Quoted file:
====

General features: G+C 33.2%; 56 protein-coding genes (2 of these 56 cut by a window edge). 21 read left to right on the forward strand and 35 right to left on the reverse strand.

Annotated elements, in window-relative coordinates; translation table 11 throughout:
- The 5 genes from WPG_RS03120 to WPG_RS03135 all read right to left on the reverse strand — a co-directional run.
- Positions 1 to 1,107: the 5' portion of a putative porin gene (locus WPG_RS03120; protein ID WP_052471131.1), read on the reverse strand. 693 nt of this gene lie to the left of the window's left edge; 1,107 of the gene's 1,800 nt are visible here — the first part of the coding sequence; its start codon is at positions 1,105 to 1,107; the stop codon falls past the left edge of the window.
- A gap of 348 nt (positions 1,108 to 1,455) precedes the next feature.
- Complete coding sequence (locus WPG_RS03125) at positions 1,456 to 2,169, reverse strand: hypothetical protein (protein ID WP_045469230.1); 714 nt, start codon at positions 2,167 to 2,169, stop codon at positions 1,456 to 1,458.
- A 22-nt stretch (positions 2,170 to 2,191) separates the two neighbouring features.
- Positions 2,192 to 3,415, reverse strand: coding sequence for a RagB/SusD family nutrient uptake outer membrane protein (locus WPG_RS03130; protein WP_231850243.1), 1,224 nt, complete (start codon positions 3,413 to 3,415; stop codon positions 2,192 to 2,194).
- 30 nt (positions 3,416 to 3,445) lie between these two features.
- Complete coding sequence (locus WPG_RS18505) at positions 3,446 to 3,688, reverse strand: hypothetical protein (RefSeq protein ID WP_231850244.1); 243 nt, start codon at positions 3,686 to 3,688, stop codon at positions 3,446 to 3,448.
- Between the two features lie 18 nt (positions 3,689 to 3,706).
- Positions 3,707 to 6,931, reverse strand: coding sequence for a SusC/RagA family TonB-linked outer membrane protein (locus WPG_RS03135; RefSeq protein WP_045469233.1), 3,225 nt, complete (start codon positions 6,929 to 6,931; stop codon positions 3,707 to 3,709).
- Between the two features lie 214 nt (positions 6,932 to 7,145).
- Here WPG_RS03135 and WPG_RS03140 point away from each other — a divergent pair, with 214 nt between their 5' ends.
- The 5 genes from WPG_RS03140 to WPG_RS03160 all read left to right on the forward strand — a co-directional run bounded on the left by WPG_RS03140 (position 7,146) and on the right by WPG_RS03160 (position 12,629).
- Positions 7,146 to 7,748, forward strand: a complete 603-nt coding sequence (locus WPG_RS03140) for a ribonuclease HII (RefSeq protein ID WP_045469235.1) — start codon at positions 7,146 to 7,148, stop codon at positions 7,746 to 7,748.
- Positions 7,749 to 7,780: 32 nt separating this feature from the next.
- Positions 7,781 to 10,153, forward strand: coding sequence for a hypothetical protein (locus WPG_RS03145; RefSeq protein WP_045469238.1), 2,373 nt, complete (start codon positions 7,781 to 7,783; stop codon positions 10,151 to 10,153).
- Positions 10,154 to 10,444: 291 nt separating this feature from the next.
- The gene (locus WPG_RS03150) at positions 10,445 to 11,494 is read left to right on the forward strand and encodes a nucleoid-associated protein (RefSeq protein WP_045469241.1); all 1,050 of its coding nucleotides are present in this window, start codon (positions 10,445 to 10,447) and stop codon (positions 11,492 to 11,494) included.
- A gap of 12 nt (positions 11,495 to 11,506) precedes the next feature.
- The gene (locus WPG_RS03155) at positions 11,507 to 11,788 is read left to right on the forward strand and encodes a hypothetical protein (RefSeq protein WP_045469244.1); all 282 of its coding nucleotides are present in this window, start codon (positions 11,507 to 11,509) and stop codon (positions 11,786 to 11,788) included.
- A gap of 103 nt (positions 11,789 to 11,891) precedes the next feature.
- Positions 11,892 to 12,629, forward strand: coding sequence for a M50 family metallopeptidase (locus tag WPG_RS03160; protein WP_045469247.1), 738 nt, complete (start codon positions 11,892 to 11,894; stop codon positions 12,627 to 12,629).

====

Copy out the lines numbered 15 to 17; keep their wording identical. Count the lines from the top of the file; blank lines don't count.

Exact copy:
- The 5 genes from WPG_RS03140 to WPG_RS03160 all read left to right on the forward strand — a co-directional run bounded on the left by WPG_RS03140 (position 7,146) and on the right by WPG_RS03160 (position 12,629).
- Positions 7,146 to 7,748, forward strand: a complete 603-nt coding sequence (locus WPG_RS03140) for a ribonuclease HII (RefSeq protein ID WP_045469235.1) — start codon at positions 7,146 to 7,148, stop codon at positions 7,746 to 7,748.
- Positions 7,749 to 7,780: 32 nt separating this feature from the next.